Five years ago, we initiated the Socially Responsible Enterprise and Local Development in Cuba project (SRELDC). Its purpose is to support a broader understanding of how enterprises can operate in Cuba. Toward that end, we have created a space for learning and exchange, and for experimentation with socially responsible enterprise models. The project has gained substantial support among Cuban scholars, government officials, and citizens. It has also benefited from the energetic contributions of NGO, corporate, government, and academic participants from Canada, Europe, and Latin America.

One of the most encouraging results of SRELDC has been the formation of the Red ESORSE (Network of Solidarity Economy and Socially Responsible Enterprises), an all-Cuban group that is examining models for applying socially responsible enterprise to the different forms of property in Cuba. Earlier this year, the Red ESORSE began to develop a Cuba-specific set of social responsibility indicators for various types of enterprises. These indicators, based on those developed by the ETHOS Institute of Brazil, resemble Global Reporting Initiative indicators but are more appropriate to developing countries.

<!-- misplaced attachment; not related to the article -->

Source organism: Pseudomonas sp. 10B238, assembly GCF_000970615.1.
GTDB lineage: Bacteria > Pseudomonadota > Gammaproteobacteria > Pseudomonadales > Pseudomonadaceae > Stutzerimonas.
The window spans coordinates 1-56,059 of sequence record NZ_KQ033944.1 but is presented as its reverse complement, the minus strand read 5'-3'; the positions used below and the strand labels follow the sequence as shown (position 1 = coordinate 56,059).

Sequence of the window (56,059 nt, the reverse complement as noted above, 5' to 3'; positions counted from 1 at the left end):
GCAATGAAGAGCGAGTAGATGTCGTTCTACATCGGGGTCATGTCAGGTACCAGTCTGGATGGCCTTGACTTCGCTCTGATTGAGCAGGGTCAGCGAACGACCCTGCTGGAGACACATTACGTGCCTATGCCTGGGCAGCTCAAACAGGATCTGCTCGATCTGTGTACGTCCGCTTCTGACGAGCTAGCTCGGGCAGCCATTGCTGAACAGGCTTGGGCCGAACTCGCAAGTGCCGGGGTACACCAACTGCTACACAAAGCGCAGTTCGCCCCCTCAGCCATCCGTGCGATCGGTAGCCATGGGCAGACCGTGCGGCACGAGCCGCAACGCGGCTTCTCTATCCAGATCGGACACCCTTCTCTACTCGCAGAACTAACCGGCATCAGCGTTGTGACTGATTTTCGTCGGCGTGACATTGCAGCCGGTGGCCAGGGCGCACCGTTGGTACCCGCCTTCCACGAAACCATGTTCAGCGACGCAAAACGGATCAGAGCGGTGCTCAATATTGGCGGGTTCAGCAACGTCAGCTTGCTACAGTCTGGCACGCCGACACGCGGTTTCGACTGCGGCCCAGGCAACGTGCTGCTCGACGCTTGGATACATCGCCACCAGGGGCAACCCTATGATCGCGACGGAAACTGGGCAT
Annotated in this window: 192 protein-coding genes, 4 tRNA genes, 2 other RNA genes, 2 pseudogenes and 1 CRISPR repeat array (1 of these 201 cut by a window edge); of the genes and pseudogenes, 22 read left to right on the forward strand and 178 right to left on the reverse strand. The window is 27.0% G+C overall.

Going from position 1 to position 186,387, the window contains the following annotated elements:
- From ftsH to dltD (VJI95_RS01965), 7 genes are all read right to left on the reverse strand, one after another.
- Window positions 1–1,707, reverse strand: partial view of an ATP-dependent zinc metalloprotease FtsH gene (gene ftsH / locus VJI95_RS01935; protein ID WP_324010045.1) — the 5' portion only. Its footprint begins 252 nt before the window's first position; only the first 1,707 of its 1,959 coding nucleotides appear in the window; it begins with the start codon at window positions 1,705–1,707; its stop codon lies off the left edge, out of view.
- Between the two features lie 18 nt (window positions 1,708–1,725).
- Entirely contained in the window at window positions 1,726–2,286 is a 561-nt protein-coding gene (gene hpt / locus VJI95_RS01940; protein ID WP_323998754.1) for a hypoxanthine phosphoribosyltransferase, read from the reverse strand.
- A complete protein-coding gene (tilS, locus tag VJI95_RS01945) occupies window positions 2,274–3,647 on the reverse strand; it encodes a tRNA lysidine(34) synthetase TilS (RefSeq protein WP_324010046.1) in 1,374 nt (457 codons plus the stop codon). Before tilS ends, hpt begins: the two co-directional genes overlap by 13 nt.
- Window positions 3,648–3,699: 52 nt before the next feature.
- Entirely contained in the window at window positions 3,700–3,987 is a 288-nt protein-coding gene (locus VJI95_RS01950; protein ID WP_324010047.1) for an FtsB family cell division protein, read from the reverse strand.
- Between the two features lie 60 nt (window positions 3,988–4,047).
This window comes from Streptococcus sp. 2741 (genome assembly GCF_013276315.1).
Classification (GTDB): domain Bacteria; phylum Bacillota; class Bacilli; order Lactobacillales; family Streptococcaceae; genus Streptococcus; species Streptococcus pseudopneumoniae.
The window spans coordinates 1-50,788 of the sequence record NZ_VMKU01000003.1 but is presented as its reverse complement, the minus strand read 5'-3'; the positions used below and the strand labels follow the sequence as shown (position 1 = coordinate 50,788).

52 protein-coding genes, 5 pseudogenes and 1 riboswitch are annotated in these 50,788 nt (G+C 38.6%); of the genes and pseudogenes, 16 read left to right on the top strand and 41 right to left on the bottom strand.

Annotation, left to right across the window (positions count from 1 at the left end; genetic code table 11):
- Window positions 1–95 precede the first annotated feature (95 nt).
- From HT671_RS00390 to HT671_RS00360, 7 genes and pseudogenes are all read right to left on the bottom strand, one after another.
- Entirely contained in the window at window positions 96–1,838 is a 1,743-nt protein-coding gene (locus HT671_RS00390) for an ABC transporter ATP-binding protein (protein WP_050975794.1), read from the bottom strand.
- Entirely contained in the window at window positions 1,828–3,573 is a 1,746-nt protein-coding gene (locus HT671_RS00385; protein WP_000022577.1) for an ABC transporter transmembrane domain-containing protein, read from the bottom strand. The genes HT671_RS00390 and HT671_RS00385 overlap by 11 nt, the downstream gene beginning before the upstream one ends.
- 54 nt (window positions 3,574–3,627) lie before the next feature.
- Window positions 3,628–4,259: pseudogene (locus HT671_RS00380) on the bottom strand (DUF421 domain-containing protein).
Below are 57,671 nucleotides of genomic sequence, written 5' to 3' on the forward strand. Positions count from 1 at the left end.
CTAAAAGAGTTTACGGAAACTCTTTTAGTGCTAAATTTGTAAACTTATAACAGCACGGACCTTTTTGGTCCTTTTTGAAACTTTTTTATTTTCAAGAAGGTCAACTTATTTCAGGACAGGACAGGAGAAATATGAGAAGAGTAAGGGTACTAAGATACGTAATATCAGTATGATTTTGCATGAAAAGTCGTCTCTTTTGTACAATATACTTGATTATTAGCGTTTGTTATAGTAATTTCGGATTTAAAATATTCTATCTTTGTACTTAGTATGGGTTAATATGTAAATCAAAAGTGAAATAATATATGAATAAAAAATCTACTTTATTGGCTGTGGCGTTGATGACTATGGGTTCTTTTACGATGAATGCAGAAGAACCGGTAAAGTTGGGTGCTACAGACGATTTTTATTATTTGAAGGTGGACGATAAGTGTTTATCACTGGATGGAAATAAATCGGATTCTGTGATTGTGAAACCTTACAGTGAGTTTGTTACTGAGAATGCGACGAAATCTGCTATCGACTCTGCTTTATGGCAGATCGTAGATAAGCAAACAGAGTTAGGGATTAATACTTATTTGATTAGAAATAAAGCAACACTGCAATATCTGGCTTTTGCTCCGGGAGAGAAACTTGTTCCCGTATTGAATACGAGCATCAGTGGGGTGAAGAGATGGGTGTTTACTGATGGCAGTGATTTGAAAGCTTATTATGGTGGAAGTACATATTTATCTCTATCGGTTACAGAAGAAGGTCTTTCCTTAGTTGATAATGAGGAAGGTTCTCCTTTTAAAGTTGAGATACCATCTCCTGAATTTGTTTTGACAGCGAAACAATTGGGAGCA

The Red ESORSE is working closely with cooperatives in part because that form of property appears to be the one most likely to adopt socially responsible business models. For one thing, the solidarity exigencies of the cooperative model are generally in alignment with the principles of social responsibility. For another, cooperative enterprises in Cuba tend to be larger, better funded, and more business-savvy than small-scale entrepreneurial ventures. But the Red ESORSE is also making a special effort to adapt its ETHOS-based indicators to fit Cuban state enterprise realities. This more locally relevant set of indicators will provide a useful vehicle for dialogue with state enterprise managers, and it will mark a first step toward enabling real CSR activity at state-owned firms.

As Cuba moves to implement economic and social change, that process is unlikely to be linear. Instead, it will be punctuated by fits and starts—and by occasional retreats. In Cuba, after all, the “party line” is still more important than the “bottom line.” An optimal outcome will require conscious design and bold steps by Cuban political leaders. It will require easing the economic sanctions that the United States has imposed on the island for several decades. It will require resilience and tenacity on the part of Cuba’s entrepreneurs. And not least, it will depend on the support and guidance of the global socially responsible enterprise community.